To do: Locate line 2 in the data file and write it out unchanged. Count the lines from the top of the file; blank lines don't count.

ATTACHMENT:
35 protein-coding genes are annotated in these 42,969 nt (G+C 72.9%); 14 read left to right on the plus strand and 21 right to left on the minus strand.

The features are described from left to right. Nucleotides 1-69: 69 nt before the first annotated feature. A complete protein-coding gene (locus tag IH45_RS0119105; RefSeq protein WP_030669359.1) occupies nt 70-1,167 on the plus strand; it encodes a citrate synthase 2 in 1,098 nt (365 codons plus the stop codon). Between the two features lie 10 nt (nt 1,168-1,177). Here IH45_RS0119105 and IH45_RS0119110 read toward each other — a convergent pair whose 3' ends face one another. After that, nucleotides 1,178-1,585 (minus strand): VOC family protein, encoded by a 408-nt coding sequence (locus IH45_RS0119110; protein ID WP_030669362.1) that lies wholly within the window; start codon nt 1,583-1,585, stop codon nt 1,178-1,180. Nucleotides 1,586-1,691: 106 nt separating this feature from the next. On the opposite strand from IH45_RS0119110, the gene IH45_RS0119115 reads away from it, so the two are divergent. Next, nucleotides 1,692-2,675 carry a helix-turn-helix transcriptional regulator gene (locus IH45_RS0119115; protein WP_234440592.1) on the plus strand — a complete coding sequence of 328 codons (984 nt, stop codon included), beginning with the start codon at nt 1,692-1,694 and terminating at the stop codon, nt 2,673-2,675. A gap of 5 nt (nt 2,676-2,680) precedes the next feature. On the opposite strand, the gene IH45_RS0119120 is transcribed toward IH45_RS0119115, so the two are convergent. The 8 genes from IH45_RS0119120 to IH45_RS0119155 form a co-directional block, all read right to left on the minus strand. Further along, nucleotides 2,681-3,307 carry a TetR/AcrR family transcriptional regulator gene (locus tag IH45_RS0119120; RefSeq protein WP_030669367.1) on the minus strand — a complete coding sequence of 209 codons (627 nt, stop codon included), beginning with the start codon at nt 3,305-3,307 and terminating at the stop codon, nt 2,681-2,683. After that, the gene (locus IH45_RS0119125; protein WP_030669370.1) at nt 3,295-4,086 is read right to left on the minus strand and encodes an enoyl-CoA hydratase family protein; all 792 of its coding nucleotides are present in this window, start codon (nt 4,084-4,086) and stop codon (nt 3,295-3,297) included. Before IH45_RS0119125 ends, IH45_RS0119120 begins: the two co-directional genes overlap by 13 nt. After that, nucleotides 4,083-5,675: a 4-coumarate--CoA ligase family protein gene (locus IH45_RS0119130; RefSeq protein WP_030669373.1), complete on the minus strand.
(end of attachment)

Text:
The features are described from left to right. Nucleotides 1-69: 69 nt before the first annotated feature. A complete protein-coding gene (locus tag IH45_RS0119105; RefSeq protein WP_030669359.1) occupies nt 70-1,167 on the plus strand; it encodes a citrate synthase 2 in 1,098 nt (365 codons plus the stop codon). Between the two features lie 10 nt (nt 1,168-1,177). Here IH45_RS0119105 and IH45_RS0119110 read toward each other — a convergent pair whose 3' ends face one another. After that, nucleotides 1,178-1,585 (minus strand): VOC family protein, encoded by a 408-nt coding sequence (locus IH45_RS0119110; protein ID WP_030669362.1) that lies wholly within the window; start codon nt 1,583-1,585, stop codon nt 1,178-1,180. Nucleotides 1,586-1,691: 106 nt separating this feature from the next. On the opposite strand from IH45_RS0119110, the gene IH45_RS0119115 reads away from it, so the two are divergent. Next, nucleotides 1,692-2,675 carry a helix-turn-helix transcriptional regulator gene (locus IH45_RS0119115; protein WP_234440592.1) on the plus strand — a complete coding sequence of 328 codons (984 nt, stop codon included), beginning with the start codon at nt 1,692-1,694 and terminating at the stop codon, nt 2,673-2,675. A gap of 5 nt (nt 2,676-2,680) precedes the next feature. On the opposite strand, the gene IH45_RS0119120 is transcribed toward IH45_RS0119115, so the two are convergent. The 8 genes from IH45_RS0119120 to IH45_RS0119155 form a co-directional block, all read right to left on the minus strand. Further along, nucleotides 2,681-3,307 carry a TetR/AcrR family transcriptional regulator gene (locus tag IH45_RS0119120; RefSeq protein WP_030669367.1) on the minus strand — a complete coding sequence of 209 codons (627 nt, stop codon included), beginning with the start codon at nt 3,305-3,307 and terminating at the stop codon, nt 2,681-2,683. After that, the gene (locus IH45_RS0119125; protein WP_030669370.1) at nt 3,295-4,086 is read right to left on the minus strand and encodes an enoyl-CoA hydratase family protein; all 792 of its coding nucleotides are present in this window, start codon (nt 4,084-4,086) and stop codon (nt 3,295-3,297) included. Before IH45_RS0119125 ends, IH45_RS0119120 begins: the two co-directional genes overlap by 13 nt. After that, nucleotides 4,083-5,675: a 4-coumarate--CoA ligase family protein gene (locus IH45_RS0119130; RefSeq protein WP_030669373.1), complete on the minus strand.